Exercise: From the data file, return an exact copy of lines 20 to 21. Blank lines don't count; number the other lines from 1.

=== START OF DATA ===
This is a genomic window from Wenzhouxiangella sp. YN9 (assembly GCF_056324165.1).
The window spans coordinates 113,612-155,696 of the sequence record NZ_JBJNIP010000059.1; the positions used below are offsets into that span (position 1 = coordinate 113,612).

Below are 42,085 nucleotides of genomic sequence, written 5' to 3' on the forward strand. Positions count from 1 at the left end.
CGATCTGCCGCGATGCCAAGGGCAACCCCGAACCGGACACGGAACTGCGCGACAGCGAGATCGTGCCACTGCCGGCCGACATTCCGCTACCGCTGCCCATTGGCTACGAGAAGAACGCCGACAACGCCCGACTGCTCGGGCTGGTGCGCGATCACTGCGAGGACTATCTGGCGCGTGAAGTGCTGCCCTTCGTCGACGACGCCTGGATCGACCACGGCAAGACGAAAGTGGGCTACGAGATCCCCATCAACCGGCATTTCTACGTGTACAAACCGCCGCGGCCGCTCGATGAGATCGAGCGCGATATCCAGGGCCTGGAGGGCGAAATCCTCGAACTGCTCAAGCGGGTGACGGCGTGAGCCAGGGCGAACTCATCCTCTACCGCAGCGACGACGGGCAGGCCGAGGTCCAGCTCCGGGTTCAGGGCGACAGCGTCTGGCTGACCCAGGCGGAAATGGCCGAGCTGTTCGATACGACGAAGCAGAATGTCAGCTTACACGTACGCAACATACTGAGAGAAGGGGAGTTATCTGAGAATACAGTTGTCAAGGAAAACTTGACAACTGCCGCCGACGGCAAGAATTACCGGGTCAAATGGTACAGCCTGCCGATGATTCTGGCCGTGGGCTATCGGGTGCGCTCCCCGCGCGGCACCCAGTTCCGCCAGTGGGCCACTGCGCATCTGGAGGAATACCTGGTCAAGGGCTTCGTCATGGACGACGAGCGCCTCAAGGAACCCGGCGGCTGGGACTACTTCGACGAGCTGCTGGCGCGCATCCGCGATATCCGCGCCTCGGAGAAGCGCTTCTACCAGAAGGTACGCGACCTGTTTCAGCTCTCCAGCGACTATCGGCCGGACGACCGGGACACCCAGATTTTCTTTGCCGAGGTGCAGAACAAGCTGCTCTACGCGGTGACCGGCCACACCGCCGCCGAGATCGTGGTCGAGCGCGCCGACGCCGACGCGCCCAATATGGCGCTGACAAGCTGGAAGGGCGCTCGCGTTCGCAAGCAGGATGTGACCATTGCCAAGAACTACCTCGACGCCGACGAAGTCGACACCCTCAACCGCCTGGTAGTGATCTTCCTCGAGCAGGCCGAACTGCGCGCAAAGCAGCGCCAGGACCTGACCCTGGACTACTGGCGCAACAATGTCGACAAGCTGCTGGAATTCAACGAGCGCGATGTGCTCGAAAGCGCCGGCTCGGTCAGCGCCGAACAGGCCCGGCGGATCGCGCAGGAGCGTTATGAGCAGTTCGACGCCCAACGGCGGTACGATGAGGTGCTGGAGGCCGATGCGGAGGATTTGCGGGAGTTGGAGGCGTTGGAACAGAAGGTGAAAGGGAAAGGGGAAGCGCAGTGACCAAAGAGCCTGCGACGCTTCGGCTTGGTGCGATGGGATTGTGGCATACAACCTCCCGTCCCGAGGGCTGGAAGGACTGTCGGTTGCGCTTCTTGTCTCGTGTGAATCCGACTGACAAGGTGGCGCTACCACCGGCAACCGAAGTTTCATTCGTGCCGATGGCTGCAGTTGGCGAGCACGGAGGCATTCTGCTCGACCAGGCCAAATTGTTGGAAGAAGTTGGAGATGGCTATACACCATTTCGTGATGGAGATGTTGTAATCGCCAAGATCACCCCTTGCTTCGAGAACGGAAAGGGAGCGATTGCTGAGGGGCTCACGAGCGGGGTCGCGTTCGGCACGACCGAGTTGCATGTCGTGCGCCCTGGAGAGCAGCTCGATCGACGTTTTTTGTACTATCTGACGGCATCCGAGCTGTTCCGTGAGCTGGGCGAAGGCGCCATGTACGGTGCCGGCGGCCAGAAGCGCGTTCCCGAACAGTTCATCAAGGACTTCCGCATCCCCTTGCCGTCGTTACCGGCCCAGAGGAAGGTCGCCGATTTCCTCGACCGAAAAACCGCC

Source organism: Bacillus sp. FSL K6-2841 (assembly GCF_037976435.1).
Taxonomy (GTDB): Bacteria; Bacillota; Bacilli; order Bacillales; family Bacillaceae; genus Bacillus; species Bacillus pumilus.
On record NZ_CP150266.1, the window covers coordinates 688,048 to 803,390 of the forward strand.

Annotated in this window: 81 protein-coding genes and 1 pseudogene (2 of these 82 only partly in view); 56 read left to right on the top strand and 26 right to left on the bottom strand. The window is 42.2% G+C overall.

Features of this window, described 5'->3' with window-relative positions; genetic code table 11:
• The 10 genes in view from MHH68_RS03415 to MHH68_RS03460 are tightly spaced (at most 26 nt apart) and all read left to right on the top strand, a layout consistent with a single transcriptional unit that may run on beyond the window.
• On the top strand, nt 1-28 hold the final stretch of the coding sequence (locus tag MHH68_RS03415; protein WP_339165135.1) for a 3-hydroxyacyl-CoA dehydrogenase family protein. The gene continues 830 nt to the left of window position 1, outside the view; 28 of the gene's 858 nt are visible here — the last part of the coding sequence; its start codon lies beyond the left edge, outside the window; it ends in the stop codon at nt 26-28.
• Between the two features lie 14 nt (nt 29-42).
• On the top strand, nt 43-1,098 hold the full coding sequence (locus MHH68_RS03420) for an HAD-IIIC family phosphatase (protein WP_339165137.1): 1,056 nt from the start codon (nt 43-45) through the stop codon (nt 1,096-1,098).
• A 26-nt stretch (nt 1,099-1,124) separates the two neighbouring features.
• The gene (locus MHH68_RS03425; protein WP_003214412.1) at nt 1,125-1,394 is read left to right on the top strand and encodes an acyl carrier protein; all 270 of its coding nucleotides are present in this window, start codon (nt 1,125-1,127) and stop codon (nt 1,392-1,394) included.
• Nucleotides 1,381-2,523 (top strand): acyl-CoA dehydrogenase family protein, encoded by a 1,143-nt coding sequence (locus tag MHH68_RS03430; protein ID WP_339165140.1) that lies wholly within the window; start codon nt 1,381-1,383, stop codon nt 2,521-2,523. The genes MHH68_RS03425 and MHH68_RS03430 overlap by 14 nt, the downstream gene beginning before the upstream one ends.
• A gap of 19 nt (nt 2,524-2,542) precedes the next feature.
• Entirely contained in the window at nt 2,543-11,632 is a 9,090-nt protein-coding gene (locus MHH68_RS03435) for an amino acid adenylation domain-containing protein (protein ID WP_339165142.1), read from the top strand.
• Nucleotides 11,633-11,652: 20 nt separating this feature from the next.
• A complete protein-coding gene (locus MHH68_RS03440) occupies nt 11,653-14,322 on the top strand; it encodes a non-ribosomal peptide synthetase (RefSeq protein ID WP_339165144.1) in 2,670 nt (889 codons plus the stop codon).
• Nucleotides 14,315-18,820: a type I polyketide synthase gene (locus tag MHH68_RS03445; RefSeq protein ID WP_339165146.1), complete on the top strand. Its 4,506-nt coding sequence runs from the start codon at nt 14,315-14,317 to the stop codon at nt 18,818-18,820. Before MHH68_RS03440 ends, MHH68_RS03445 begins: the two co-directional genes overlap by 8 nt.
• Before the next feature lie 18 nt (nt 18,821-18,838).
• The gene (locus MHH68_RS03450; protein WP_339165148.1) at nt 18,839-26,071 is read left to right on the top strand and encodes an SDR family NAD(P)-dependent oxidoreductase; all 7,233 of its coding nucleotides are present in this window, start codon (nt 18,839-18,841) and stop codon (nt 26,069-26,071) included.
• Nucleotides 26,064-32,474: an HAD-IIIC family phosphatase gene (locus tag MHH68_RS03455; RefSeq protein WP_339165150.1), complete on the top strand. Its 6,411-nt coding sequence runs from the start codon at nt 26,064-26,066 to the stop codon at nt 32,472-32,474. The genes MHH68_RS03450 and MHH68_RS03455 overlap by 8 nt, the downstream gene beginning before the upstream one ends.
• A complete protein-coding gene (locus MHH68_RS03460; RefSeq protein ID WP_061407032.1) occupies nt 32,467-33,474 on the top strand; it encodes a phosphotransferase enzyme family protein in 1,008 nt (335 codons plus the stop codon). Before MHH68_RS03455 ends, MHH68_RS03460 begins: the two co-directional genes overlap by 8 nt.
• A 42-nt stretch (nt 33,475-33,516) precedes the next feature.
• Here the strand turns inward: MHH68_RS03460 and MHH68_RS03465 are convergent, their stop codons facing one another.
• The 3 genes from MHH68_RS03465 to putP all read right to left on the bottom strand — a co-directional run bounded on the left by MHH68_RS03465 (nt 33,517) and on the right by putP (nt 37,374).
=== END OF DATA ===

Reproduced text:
• A complete protein-coding gene (locus MHH68_RS03440) occupies nt 11,653-14,322 on the top strand; it encodes a non-ribosomal peptide synthetase (RefSeq protein ID WP_339165144.1) in 2,670 nt (889 codons plus the stop codon).
• Nucleotides 14,315-18,820: a type I polyketide synthase gene (locus tag MHH68_RS03445; RefSeq protein ID WP_339165146.1), complete on the top strand. Its 4,506-nt coding sequence runs from the start codon at nt 14,315-14,317 to the stop codon at nt 18,818-18,820. Before MHH68_RS03440 ends, MHH68_RS03445 begins: the two co-directional genes overlap by 8 nt.